As well as hiring more talented females, we have several initiatives to develop our existing employees and prepare them for more senior roles. We have a women’s network called ‘Women@Brewin’ which holds speaker events and discussions on planning and progressing careers. We also have an in-house mentoring scheme, a leadership skills programme and an executive leadership programme. We’ve recently rolled out new technology across the company which enables all employees to work in a more agile way and support the balance of work and home life.

We’re at a relatively early stage of our D&I journey but I’m confident that with the right culture, strategy and leadership we will achieve our goals.



And to tie things together nicely, Luke Dowding (Independent D&I Trainer for businesses, charities and faith groups) talks us through the importance of openness and pro-activity regarding D&I…


Inclusion and diversity have become dirty words: synonymous with paperwork, tax returns, and new-joiner forms. Reasonably, we can appreciate the need for all of these things, but reason rarely features when filing your tax return at 23.59 on the 30th January…

Alarmingly, businesses have lost sight of why the topic of inclusion and diversity is truly important. Of course, a diverse talent pool will access a variety of skills which can be transformed into hitting those revenue targets, and we can all accept that an employee who feels secure in their identity and ability to be themselves at work, is more likely to excel and deliver results.

However, with the mental health of Britain’s millennials the second worst in the world; suicide ranking as the biggest killer of men under the age of 45 and with three in every four suicides being men; and 74% of people feeling so stressed in 2017 that they have been overwhelmed or unable to cope, I’d suggest that our responsibility to our employees extends well beyond hitting those all-important KPI’s.

This trend towards an increasingly unhealthy workforce increases when we layer in the issues experienced by marginalised communities: one in ten black, Asian and minority ethnic LGBT+ staff (10 percent) have been physically attacked at work in the last year because of their sexual orientation and/or gender identity, compared to three percent of white LGBT+ staff, as well as almost one in five LGBT+ staff (18 percent) being the target of negative comments or conduct from work colleagues in the last year because they are LGBT+. This increases to a third of trans people and over a quarter of LGBT+ disabled people.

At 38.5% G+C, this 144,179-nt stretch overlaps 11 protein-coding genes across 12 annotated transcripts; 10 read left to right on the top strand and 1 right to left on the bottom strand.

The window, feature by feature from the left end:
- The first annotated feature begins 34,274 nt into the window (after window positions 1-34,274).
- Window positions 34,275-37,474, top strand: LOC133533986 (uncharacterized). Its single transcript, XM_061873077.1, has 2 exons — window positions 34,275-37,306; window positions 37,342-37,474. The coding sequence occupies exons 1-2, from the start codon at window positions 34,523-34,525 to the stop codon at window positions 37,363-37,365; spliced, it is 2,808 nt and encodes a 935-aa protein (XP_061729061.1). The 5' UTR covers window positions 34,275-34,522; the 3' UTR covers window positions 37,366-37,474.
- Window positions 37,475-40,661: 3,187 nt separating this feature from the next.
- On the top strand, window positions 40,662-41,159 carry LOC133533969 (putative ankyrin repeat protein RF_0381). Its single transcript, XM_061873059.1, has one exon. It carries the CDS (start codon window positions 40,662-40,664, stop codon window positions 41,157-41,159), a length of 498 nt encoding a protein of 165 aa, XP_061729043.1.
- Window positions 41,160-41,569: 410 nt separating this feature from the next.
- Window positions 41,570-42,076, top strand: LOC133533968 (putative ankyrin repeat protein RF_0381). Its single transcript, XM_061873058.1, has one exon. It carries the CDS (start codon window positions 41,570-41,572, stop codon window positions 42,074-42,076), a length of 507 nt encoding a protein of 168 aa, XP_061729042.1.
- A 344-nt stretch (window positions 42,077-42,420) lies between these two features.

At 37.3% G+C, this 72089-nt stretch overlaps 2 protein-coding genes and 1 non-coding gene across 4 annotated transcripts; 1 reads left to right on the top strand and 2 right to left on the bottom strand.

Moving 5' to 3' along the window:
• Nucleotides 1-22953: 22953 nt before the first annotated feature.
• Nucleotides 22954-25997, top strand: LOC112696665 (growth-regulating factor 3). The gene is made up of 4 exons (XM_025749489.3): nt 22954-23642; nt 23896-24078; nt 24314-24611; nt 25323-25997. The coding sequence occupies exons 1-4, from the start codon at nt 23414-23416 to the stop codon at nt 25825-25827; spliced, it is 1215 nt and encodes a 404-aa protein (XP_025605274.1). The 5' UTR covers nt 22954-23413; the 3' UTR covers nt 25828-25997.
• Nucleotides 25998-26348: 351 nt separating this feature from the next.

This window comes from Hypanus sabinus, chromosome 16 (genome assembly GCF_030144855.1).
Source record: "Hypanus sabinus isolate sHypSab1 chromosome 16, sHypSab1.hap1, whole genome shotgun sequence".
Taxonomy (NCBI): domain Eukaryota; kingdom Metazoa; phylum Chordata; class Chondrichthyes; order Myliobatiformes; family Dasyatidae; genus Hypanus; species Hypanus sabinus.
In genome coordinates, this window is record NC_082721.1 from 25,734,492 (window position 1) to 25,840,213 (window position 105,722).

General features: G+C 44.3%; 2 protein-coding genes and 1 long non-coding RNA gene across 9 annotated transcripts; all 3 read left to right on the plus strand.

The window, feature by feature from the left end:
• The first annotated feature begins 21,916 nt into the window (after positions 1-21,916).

As we spend more and more time at the office, socialising with our colleagues, or working outside of the office whilst at home or during time off, the burden of responsibility is increasingly resting on employers, management teams and HR specialists. How then might we share some of this responsibility amongst one another?

Discussing and monitoring inclusion and diversity at a company-wide level, whether you’re a team of 20 of 200, is essential in this seemingly daunting task of rectifying this epidemic of homogenous companies and dire mental health. Practically, Stonewall recommends collecting diversity data across pay and grade during the recruitment process and when people exit the business;  offering employees the opportunity to define their own gender or sexual identity in HR forms, ensuring that this doesn’t become another tick box exercise of meaningless data. Charities such as Stonewall can provide employers with case studies on how best to do this for LGBT+ inclusion, and in how to develop transparent policies on recruitment and promotion.

Alongside this, training of all employees is essential. In my own experiences of delivering inclusion and diversity training through bespoke sessions for both small and large groups (www.lukedowding.org), it has become increasingly clear that employees and their managers feel out of their depth and confused as to what is considered to be discriminatory, how it can be tackled, and what the benefits of a diverse team truly are. Equipping your people with knowledge, skills, and insight not only reduces concern and misunderstanding, but it releases the majority to be stewards of inclusion and diversity, not just a select and informed minority. The fruit of such labours become quickly apparent, and we continue to ensure that we are doing our best for all of our employees, both now and in the future.

So, business community of Exeter, let’s step up to the mark. Sometimes the path of least resistance is not the right one to take. Let’s stand up for what is right and create cultures that embrace diversity and include everyone within our businesses.



A collaboration between Joff Alexander-Frye (Grow Exeter), Lewis Bell (Set2Recruit), Caroline Barnes (Brewin Dolphin), Jake Hobson (EY) and Luke Dowding (Independent Diversity & Inclusion Trainer and LGBT+ Campaigner).

Photos from contributors and Flickr (Ted Eytan and Erika Joy)